Ilya Smirnov‘s Mechanics Alley, running December 18, 2015, to January 31, 2016, is a single in-depth study of a place. Produced, exhibited and available for download from Bari art space 63rd-77th STEPS’ website, the online installation details, scours, smells, draws, photographs, films, collects, understands and captions an alley in New York that has not been included on any map since 1905. It was partly blocked by the Manhattan Bridge, which now arches over it, leaving it partly forgotten.
There are a couple of elements to the work. Principally an online book, which is a 606 page pdf and consists of chapters like “drawings that belong to roof 1″, “roof 1” and “documents (unearthed at the site)”. Captions work with images in a way that is remarkably clear, deadpan and magical all at the same time. Pen drawings fill in the gaps that holes in mouldy newspapers have made. It feels like a work thats not trying too hard. It is full of imagination but is just presenting what is already there in the alley. On the right hand side of one spread is a scanned-in image of a still shiny silver knife (despite its slight rust) and on the left is a page made out of kitchen roll. Perhaps the kitchen roll was used by Smirnov to carry the objects in the”Tools” chapter away from Mechanics Alley.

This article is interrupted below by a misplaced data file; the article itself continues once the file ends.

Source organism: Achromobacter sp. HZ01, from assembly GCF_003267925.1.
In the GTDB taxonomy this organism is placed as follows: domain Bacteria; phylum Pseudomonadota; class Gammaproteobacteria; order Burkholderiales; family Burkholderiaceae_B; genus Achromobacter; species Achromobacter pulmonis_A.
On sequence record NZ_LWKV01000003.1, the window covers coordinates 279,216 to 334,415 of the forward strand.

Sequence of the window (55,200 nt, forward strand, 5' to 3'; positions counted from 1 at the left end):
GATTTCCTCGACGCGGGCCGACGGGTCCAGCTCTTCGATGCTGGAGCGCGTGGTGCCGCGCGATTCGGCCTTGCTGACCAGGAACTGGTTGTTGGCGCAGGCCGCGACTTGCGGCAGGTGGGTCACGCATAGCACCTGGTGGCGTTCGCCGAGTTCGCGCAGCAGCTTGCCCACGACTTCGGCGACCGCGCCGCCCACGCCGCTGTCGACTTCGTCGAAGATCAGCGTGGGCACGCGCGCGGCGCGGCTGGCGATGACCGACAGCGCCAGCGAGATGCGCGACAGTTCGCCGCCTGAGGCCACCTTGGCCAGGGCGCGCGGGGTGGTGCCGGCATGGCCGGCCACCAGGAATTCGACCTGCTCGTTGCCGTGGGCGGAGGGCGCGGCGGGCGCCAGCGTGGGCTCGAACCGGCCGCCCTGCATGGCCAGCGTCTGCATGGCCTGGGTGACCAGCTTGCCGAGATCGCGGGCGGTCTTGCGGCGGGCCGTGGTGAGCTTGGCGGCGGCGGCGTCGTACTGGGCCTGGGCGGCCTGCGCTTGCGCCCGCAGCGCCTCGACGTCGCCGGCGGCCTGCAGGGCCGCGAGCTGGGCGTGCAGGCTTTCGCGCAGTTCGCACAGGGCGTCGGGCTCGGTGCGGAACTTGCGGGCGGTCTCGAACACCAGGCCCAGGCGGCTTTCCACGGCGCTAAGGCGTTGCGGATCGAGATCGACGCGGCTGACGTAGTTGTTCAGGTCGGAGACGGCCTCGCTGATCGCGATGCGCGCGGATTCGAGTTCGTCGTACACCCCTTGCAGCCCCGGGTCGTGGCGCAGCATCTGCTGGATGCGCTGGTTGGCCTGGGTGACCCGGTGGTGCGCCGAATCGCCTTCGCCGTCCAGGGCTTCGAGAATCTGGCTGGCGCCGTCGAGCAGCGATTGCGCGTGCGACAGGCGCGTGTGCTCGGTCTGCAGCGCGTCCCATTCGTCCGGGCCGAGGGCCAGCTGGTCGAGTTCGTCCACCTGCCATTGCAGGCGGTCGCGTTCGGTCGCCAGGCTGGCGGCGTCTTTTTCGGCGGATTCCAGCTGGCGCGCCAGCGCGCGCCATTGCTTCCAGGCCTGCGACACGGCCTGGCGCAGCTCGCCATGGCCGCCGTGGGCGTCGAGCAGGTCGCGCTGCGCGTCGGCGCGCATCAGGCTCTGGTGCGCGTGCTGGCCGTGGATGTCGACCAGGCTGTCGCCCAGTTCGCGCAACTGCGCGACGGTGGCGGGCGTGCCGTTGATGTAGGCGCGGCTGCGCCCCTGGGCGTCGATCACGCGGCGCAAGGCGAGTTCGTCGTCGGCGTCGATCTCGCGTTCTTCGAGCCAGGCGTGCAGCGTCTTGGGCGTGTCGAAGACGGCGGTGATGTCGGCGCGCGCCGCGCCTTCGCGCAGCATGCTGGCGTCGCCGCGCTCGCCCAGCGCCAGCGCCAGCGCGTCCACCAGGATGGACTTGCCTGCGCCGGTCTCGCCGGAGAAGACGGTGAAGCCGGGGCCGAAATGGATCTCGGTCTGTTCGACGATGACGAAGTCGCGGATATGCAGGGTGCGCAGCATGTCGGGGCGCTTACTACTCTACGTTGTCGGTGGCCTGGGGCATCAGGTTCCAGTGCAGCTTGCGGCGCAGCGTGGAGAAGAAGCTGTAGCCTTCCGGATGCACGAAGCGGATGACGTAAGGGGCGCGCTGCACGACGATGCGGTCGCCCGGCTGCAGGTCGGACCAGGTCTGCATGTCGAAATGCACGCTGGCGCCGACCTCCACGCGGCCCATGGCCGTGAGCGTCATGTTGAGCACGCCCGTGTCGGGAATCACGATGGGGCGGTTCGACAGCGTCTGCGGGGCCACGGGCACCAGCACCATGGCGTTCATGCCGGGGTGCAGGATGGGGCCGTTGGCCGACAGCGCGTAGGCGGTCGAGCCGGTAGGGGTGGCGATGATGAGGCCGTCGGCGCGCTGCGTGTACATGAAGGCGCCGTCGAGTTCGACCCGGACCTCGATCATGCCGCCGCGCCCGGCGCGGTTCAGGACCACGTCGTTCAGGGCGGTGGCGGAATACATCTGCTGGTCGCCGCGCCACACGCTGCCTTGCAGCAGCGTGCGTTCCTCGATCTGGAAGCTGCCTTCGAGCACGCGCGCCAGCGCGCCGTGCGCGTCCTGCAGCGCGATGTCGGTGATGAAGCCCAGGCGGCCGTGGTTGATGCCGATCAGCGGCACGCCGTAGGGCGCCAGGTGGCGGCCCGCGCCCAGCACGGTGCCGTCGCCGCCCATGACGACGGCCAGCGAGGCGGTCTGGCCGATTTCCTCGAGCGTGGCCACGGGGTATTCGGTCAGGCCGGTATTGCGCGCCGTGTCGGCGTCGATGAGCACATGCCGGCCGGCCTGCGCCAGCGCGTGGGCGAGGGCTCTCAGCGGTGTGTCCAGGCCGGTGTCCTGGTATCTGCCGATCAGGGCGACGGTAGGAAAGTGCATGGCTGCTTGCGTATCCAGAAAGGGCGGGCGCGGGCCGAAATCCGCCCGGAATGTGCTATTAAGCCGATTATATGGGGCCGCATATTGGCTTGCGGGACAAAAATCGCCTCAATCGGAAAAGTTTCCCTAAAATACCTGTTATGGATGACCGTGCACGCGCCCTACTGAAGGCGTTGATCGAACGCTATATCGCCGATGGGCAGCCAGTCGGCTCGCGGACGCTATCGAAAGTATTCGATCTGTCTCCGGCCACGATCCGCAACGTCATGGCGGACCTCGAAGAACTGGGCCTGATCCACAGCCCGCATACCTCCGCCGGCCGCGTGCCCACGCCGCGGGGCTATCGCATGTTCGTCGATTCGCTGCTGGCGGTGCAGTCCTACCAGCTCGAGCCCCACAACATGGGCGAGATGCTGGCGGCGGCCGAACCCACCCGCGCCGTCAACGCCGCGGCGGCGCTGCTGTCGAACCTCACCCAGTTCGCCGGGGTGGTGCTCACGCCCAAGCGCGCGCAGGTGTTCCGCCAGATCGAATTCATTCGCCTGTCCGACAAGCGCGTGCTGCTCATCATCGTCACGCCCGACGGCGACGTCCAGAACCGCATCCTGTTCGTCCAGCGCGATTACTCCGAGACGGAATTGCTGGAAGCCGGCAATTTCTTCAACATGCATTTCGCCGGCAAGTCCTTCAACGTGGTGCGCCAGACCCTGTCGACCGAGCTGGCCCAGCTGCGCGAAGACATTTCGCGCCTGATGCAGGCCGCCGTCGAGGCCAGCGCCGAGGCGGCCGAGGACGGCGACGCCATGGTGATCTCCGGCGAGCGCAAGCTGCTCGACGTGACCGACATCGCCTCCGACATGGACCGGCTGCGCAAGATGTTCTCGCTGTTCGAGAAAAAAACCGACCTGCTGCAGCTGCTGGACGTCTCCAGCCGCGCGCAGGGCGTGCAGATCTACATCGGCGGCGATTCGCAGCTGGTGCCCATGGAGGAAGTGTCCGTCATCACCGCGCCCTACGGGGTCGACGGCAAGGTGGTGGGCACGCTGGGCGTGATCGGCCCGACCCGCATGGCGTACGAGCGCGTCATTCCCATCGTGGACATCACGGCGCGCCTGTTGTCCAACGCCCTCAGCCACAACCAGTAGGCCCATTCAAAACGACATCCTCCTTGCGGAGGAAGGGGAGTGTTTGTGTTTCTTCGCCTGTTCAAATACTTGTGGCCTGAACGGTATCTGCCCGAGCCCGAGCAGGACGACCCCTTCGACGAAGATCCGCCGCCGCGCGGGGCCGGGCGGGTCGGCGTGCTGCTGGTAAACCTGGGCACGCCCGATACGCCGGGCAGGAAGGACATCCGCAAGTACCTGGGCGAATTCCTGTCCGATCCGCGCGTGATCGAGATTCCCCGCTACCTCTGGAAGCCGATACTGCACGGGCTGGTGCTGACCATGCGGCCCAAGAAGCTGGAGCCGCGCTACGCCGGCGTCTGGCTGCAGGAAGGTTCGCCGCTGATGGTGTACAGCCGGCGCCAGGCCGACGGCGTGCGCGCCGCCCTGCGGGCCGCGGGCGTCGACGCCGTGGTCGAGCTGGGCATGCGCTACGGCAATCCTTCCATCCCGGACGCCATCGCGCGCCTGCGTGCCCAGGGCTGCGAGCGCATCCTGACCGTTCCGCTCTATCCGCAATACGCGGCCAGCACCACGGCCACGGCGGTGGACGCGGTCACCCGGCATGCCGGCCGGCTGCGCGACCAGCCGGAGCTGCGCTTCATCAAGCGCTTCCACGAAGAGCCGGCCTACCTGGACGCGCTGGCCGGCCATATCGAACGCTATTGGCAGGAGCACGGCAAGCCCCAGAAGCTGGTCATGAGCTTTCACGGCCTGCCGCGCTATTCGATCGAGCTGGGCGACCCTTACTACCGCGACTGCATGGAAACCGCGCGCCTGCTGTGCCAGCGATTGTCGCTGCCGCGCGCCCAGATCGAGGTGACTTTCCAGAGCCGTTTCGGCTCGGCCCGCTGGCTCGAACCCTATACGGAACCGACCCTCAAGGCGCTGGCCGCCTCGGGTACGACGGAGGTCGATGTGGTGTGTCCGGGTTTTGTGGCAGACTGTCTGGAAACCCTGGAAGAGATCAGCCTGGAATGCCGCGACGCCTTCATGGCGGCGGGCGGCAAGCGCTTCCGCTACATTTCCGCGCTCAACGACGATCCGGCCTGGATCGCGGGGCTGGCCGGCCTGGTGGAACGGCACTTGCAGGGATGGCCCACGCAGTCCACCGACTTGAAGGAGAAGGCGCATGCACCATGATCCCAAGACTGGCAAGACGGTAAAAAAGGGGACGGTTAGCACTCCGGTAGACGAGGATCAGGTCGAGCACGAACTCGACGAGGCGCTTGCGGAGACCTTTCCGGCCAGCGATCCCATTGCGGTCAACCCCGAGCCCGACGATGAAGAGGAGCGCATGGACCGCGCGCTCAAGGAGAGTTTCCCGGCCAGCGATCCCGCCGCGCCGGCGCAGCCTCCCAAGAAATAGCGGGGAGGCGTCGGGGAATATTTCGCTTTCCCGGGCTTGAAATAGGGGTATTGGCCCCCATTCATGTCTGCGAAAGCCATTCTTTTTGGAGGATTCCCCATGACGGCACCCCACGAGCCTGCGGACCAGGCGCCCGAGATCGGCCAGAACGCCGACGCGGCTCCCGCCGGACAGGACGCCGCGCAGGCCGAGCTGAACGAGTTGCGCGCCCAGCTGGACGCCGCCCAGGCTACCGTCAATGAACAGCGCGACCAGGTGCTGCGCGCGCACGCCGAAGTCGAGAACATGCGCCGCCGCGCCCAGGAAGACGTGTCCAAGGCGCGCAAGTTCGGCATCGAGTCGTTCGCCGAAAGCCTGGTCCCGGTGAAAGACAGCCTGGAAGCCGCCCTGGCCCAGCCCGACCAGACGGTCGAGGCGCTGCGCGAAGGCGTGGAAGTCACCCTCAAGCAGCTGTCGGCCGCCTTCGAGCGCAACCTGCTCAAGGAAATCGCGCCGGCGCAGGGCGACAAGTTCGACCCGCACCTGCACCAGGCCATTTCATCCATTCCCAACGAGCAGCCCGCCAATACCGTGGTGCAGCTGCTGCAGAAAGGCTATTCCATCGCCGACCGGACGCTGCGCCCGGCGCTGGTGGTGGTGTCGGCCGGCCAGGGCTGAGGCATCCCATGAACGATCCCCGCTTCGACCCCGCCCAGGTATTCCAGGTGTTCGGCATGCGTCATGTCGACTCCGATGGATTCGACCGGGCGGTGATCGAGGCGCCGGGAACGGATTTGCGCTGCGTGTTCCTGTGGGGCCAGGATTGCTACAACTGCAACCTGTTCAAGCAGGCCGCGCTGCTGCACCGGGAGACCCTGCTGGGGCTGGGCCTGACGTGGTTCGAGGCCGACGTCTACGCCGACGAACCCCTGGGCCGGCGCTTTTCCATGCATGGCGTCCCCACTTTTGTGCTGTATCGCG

Smirnov adds a special thanks to Jon Lucas, Emma McMillan and Anna Teterkina on the 63rd-77thSTEPS website, as well as a video to accompany the Mechanics Alley project. The camera starts by delving into a dark gap in the ground before moving up to film, with a shaky hand, the Manhattan Bridge above whose streetlights almost glare. The camera is almost completely out of focus. Somewhere in the 606 pages of the online book it notes that one of the roofs –the second one –is “elevated in relation to roof 1 and 3″. Perhaps Smirnov is filming from ‘the second roof’, wherever that is. We are told things in terms of individual details rather than with the aid of whole pictures.
A song starts to play over the scenes of the detritus in the video. It is, according to Shazam, ‘Three Sisters Who are not Sisters’, the first scene of an opera made in three parts. You can’t find this music anywhere else on the internet, which makes perfect sense when you are watching this person go through the nondescript ‘stuff’ thats half lying in the cold uninterrupted powdered snow. They find a key before there is a shot of some hair moving around against the inside of a car window. All of this–the place and the work –feels made to write about, especially with it being in the snow and during the night.
Smirnov has made documentation that suits being documented. The artist has edited the larger online pdf work into a 16-page version titled ‘Hammer Edition‘, especially for aqnb. The images take up more space on the screen and are in a different order. In the original pdf a black and white image of a woman sitting with her arms folded, looking to the viewer shares a spread with a mirror-image of herself. In the condensed ‘Hammer Edition’ she shares the screen space with a blurry scan of what looks like a painting of a burning building underneath a full moon. **